clock menu more-arrow no yes mobile

Filed under:

Doug Meacham Named OC at Kansas

TCU’s former co-OC is leaving for Lawrence.

TCU vs Georgia in the 2016 Liberty Bowl
Doug Meacham is leaving for a conference foe.
Melissa Triebwasser

After a disappointing season, TCU’s co-offensive coordinator Doug Meacham is leaving Fort Worth to take the sole coordinator job at Big 12 rival Kansas, as announced by the Jayhawks Thursday morning.

It’s a surprising move to say the least, as Meacham - who was pursued by several programs a year ago as a head coaching candidate - takes a similar role to his duties in Fort Worth at a moribund program who hasn’t won more than a single game in conference play since 2008. They have been TCU’s kryptonite through the years, playing even the top Gary Patterson teams as tightly as anyone in the conference.

Losing Meacham will certainly hurt TCU, who exploded onto the scene in 2014 with an explosive team led by Meacham and his partner Sonny Cumbie. They enjoyed two seasons of being one of the best offenses in the country before falling off this past year without Trevone Boykin, Josh Doctson, and Aaron Green, and the veteran offensive line that accompanied them. As Texas A&M transfer QB Kenny Hill struggled, the Frogs struggled to score consistently and went without a touchdown in their last two home games, losses to Oklahoma State and Kansas State. While it’s certainly naive to blame the issues solely on the coaching, there were concerns raised by fans over play-calling, especially late in the season.

Meacham, who spent his playing career at Oklahoma State as an offensive lineman, began his coaching career in 1997 at Jacksonville State, where his teams broke 21 passing and receiving records and experienced one of the biggest turnarounds in college football history. He took his high-powered offense to several stops before earning his first major college job, in 2005 at his alma-mater. After spending several years as a position coach, he graduated to passing-game coordinator in 2008, before matriculating to Houston, where he was the offensive coordinator and QB coach during the 2013 season.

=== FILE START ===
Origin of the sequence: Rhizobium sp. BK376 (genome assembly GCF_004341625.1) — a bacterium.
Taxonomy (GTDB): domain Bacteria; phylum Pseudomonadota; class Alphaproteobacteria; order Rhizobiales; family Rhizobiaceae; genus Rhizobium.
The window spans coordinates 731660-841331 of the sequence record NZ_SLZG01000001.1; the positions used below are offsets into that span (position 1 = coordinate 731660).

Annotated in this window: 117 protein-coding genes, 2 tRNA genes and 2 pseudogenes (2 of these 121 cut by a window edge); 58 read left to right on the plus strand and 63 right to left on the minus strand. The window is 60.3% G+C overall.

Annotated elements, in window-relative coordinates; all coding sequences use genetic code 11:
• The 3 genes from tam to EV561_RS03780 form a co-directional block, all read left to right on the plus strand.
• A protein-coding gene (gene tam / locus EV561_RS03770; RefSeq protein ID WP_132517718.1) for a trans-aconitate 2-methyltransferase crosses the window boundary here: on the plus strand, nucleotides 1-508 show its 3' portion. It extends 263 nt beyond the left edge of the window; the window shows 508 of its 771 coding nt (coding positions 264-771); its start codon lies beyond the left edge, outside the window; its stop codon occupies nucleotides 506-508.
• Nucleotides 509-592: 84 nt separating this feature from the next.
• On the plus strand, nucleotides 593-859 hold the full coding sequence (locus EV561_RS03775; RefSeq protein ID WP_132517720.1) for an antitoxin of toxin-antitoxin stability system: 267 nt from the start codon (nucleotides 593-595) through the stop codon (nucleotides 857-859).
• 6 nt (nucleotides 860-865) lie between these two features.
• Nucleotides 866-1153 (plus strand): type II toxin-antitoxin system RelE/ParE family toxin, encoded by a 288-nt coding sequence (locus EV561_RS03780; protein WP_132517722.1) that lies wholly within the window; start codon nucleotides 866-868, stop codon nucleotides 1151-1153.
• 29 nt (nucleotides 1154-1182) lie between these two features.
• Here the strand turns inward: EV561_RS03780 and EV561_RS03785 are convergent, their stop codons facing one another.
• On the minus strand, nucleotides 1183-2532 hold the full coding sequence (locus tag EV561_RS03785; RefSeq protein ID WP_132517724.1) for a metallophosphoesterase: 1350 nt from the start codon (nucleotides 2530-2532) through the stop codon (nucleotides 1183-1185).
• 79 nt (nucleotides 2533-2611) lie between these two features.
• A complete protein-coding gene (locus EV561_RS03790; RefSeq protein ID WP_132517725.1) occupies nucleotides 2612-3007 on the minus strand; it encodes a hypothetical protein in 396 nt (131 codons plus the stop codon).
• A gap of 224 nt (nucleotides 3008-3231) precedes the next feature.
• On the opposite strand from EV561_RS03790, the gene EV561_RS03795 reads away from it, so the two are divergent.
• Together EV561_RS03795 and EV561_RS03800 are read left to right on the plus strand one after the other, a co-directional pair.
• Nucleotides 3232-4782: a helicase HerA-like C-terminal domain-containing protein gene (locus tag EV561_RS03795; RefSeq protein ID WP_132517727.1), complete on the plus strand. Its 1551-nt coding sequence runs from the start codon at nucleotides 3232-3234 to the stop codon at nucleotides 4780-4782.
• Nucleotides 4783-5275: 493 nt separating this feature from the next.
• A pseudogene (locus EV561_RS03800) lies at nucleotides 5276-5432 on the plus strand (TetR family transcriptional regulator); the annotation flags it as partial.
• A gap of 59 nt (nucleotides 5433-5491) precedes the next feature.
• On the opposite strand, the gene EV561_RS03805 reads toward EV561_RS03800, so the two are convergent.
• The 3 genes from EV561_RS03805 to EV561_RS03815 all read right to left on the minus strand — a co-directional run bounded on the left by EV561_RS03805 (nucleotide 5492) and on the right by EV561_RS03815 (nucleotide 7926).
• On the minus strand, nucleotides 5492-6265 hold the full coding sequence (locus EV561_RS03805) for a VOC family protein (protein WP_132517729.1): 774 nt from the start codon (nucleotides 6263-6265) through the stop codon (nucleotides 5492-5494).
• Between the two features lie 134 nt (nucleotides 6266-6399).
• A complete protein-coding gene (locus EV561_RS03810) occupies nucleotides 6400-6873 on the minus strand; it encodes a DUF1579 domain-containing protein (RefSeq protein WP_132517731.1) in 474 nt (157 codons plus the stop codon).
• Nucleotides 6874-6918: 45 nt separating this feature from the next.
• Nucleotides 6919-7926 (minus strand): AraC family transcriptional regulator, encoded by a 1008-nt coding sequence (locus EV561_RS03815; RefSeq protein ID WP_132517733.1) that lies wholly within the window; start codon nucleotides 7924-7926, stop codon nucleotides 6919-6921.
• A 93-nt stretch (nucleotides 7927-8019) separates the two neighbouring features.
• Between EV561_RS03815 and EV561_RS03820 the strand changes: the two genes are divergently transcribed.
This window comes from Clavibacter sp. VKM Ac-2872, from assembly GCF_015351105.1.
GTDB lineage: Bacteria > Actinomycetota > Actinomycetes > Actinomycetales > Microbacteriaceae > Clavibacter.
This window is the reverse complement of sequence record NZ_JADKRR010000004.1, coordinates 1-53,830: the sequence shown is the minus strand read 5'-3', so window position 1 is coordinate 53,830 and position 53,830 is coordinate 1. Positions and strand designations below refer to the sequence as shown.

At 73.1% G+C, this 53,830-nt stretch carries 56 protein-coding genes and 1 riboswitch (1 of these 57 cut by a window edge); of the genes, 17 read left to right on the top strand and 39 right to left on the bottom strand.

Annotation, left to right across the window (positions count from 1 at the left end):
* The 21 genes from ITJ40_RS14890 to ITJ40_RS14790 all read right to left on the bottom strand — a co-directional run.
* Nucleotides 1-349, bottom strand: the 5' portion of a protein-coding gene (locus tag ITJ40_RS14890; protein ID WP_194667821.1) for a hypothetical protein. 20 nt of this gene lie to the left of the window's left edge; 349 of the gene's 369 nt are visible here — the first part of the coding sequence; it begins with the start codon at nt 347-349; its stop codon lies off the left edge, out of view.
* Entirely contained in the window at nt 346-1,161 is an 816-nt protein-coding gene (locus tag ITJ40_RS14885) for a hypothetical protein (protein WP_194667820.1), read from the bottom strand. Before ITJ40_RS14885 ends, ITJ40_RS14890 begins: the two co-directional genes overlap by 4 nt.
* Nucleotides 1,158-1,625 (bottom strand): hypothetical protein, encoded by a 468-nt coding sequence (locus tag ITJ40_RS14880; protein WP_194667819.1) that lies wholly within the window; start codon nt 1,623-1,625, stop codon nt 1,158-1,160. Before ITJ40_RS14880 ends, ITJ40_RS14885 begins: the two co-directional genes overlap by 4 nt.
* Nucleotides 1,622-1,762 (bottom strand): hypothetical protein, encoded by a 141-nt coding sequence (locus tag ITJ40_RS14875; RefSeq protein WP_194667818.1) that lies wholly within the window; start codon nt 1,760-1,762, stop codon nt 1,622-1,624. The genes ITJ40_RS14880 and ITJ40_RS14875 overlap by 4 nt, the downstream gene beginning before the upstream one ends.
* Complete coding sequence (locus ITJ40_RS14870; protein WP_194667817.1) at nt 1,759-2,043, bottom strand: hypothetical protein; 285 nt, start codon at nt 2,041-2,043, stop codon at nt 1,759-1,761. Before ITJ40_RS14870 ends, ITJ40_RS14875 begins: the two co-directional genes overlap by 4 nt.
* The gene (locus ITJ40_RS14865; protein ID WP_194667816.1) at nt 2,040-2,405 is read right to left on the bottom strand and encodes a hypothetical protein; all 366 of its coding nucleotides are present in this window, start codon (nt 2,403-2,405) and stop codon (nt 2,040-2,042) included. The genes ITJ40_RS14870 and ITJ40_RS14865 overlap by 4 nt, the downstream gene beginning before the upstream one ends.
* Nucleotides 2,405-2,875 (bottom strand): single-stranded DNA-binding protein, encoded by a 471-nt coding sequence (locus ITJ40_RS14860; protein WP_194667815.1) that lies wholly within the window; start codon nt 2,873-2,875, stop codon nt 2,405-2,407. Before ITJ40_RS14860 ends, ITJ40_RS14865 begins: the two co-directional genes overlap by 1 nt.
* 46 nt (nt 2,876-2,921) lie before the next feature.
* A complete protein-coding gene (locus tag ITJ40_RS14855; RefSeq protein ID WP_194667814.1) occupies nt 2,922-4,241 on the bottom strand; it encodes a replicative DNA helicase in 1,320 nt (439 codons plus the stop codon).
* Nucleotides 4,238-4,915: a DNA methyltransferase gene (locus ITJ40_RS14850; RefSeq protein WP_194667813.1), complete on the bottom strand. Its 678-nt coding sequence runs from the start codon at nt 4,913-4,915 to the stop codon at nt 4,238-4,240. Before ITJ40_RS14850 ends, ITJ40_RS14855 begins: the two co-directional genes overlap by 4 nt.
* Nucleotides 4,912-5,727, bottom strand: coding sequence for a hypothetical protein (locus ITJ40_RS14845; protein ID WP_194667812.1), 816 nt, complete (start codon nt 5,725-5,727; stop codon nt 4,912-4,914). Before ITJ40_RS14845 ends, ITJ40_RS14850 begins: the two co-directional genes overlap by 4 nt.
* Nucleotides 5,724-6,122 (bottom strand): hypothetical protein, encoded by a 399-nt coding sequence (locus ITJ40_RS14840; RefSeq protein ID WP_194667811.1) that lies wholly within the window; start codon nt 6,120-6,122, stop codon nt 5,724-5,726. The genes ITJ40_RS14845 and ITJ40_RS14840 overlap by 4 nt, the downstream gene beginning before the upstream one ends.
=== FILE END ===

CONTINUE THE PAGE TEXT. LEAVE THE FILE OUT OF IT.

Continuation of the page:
Meach was hailed for his innovative offense and ability to develop QBs immediately upon his arrival at TCU, and more than lived up to his billing in his first two seasons in Fort Worth. The Frogs were a top-ten offense in both scoring and yards per game from 2014-2015, before declining this past year. He helped develop Boykin into one of the top-flight dual-threat QBs in football, helping him to an MVP caliber year and a top ten Heisman finish. TCU won the Peach Bowl and the Alamo Bowl - in dramatic fashion - under his watch, before falling to Georgia in Memphis last month. They were Big 12 champions in 2014, compiling a 32-3 record over the first two years before declining to 6-7 in 2016.

Doug’s departure comes at an interesting point, as it appeared the Frogs would hold on to most of their staff as the coaching carousel wound down. TCU is also on the verge of signing the most talented recruiting class in their history, which currently has three top rated receivers and one of the state’s best quarterbacks verbally committed. After rumored to be a candidate at Tulane and UNT a year ago, and there being buzz about a possible move to Cal or Auburn over the past several days, Kansas is a a shocker.

The Frogs have yet to make an announcement as to how they will address the staff change, but I would imagine Sonny Cumbie will be given the title of offensive coordinator, and Gary Patterson will look to promote or bring in a QB coach. It is crucial that the Frogs keep Cumbie, who is one of the best recruiters in college football, to run the offense and maintain a relationship with the commits TCU has and is continuing to pursue.

We wish Coach Meacham all the best going forward, except when the Frogs play Kansas. Then I hope he gets shut out.